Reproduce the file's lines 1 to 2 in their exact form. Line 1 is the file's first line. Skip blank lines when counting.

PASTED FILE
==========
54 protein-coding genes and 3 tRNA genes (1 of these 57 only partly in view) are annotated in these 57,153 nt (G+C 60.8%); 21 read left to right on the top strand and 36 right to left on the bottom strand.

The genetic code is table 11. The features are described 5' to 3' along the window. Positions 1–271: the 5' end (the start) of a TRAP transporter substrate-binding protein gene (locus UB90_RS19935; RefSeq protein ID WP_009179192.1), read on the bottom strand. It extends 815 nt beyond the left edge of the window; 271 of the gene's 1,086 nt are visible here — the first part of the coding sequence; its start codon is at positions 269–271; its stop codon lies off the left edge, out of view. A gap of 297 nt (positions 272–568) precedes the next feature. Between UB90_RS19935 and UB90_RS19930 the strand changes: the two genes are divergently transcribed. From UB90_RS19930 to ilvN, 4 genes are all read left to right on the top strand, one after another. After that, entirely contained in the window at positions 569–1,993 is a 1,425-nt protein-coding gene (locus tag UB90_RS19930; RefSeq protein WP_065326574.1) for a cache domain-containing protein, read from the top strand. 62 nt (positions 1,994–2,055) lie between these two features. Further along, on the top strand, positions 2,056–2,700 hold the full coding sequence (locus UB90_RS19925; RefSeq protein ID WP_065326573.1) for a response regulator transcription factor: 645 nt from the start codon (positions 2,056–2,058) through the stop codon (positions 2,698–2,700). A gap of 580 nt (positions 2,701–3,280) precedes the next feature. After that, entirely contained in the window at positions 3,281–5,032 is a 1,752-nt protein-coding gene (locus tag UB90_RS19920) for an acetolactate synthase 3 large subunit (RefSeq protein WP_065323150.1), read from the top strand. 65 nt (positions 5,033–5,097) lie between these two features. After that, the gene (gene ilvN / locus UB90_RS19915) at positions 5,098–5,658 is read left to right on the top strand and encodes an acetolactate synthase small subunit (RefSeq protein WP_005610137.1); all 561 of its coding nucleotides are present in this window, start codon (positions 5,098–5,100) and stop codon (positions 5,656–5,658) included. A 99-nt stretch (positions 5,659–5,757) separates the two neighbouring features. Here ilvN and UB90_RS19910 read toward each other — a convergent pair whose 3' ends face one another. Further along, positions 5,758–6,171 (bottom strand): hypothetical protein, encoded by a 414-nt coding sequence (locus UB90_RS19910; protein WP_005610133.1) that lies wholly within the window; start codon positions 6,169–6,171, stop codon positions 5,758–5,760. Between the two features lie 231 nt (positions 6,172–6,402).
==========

54 protein-coding genes and 3 tRNA genes (1 of these 57 only partly in view) are annotated in these 57,153 nt (G+C 60.8%); 21 read left to right on the top strand and 36 right to left on the bottom strand.

The genetic code is table 11. The features are described 5' to 3' along the window. Positions 1–271: the 5' end (the start) of a TRAP transporter substrate-binding protein gene (locus UB90_RS19935; RefSeq protein ID WP_009179192.1), read on the bottom strand. It extends 815 nt beyond the left edge of the window; 271 of the gene's 1,086 nt are visible here — the first part of the coding sequence; its start codon is at positions 269–271; its stop codon lies off the left edge, out of view. A gap of 297 nt (positions 272–568) precedes the next feature. Between UB90_RS19935 and UB90_RS19930 the strand changes: the two genes are divergently transcribed. From UB90_RS19930 to ilvN, 4 genes are all read left to right on the top strand, one after another. After that, entirely contained in the window at positions 569–1,993 is a 1,425-nt protein-coding gene (locus tag UB90_RS19930; RefSeq protein WP_065326574.1) for a cache domain-containing protein, read from the top strand. 62 nt (positions 1,994–2,055) lie between these two features. Further along, on the top strand, positions 2,056–2,700 hold the full coding sequence (locus UB90_RS19925; RefSeq protein ID WP_065326573.1) for a response regulator transcription factor: 645 nt from the start codon (positions 2,056–2,058) through the stop codon (positions 2,698–2,700). A gap of 580 nt (positions 2,701–3,280) precedes the next feature. After that, entirely contained in the window at positions 3,281–5,032 is a 1,752-nt protein-coding gene (locus tag UB90_RS19920) for an acetolactate synthase 3 large subunit (RefSeq protein WP_065323150.1), read from the top strand. 65 nt (positions 5,033–5,097) lie between these two features. After that, the gene (gene ilvN / locus UB90_RS19915) at positions 5,098–5,658 is read left to right on the top strand and encodes an acetolactate synthase small subunit (RefSeq protein WP_005610137.1); all 561 of its coding nucleotides are present in this window, start codon (positions 5,098–5,100) and stop codon (positions 5,656–5,658) included. A 99-nt stretch (positions 5,659–5,757) separates the two neighbouring features. Here ilvN and UB90_RS19910 read toward each other — a convergent pair whose 3' ends face one another. Further along, positions 5,758–6,171 (bottom strand): hypothetical protein, encoded by a 414-nt coding sequence (locus UB90_RS19910; protein WP_005610133.1) that lies wholly within the window; start codon positions 6,169–6,171, stop codon positions 5,758–5,760. Between the two features lie 231 nt (positions 6,172–6,402).